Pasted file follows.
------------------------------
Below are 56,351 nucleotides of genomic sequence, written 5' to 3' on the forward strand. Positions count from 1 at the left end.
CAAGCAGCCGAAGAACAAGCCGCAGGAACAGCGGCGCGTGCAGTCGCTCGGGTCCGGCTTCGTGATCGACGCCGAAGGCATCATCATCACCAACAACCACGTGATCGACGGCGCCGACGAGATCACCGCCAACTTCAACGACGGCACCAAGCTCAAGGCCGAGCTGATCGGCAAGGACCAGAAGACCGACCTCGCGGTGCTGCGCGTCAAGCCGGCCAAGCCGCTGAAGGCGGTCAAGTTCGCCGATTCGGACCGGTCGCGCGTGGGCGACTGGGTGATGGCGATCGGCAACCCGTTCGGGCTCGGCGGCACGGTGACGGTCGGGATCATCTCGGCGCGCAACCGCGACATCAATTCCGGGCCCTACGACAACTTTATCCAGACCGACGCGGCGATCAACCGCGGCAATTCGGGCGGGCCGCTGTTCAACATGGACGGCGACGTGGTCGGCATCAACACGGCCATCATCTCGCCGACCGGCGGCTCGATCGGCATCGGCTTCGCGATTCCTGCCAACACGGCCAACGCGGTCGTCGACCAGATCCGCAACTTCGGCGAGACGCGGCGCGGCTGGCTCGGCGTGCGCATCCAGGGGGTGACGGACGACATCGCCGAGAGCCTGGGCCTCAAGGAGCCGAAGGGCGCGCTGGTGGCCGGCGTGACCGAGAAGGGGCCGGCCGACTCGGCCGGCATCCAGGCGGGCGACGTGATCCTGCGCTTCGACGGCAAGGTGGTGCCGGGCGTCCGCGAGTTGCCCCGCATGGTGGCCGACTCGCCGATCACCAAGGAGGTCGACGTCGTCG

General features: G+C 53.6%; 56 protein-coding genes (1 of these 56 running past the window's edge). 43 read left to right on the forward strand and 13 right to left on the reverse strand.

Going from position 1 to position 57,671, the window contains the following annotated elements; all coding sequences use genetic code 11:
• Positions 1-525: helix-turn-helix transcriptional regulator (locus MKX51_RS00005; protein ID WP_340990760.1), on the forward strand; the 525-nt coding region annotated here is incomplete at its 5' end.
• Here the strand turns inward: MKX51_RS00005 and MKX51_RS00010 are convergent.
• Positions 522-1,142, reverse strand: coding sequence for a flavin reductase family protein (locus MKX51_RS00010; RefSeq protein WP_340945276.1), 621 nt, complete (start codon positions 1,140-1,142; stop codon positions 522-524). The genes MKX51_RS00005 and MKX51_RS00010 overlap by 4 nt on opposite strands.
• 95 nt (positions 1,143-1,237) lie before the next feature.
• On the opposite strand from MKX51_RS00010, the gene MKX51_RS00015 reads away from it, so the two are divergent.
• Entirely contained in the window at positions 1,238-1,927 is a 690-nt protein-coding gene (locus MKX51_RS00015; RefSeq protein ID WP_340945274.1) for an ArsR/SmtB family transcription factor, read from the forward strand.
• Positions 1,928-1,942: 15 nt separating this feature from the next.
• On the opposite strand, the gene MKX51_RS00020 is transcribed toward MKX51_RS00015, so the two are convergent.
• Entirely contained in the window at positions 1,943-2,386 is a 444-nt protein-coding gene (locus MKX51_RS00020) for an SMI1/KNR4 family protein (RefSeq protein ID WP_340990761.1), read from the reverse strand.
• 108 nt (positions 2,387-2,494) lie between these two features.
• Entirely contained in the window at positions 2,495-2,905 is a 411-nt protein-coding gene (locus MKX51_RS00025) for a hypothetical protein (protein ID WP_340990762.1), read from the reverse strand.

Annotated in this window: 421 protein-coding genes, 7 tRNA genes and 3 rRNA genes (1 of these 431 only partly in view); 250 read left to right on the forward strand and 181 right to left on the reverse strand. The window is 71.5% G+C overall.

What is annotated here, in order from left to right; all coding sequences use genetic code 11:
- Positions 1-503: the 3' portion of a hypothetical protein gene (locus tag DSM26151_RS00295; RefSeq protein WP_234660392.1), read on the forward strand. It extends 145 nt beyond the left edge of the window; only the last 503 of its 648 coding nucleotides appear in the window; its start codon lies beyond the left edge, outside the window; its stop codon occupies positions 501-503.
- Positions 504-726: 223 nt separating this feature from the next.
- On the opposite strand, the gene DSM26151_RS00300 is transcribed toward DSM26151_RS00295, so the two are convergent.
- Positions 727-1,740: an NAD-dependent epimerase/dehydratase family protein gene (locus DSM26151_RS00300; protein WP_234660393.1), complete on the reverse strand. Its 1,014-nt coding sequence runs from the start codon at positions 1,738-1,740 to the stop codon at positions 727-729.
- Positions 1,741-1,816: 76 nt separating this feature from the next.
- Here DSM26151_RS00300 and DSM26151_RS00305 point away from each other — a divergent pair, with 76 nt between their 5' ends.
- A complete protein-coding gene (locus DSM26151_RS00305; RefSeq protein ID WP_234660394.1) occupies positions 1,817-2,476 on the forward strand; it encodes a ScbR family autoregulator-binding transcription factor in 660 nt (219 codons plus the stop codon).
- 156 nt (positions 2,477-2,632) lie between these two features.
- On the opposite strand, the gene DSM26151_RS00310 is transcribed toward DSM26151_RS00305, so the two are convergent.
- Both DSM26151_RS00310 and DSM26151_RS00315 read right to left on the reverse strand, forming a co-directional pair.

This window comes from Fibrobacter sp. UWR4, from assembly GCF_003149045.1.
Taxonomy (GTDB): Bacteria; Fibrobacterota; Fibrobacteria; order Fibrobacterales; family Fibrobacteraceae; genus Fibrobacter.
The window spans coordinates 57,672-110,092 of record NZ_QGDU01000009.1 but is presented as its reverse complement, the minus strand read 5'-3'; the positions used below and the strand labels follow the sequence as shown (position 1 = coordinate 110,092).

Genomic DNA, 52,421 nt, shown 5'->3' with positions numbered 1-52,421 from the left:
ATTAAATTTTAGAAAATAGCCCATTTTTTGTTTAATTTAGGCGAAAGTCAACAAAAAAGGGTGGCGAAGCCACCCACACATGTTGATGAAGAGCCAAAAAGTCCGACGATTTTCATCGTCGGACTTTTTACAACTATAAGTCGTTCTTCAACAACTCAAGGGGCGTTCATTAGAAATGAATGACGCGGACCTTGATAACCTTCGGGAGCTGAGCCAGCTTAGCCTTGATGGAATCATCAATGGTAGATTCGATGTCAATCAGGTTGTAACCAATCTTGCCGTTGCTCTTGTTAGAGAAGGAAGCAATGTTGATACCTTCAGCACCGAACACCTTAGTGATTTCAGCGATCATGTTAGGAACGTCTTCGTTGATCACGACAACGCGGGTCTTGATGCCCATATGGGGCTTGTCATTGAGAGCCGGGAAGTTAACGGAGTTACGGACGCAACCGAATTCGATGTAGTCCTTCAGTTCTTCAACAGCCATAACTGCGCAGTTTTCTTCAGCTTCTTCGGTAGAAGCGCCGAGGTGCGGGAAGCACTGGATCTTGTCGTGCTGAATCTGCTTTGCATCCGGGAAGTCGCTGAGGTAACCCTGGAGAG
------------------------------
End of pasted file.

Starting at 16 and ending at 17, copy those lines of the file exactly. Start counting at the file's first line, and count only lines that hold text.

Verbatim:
Annotated in this window: 421 protein-coding genes, 7 tRNA genes and 3 rRNA genes (1 of these 431 only partly in view); 250 read left to right on the forward strand and 181 right to left on the reverse strand. The window is 71.5% G+C overall.

What is annotated here, in order from left to right; all coding sequences use genetic code 11: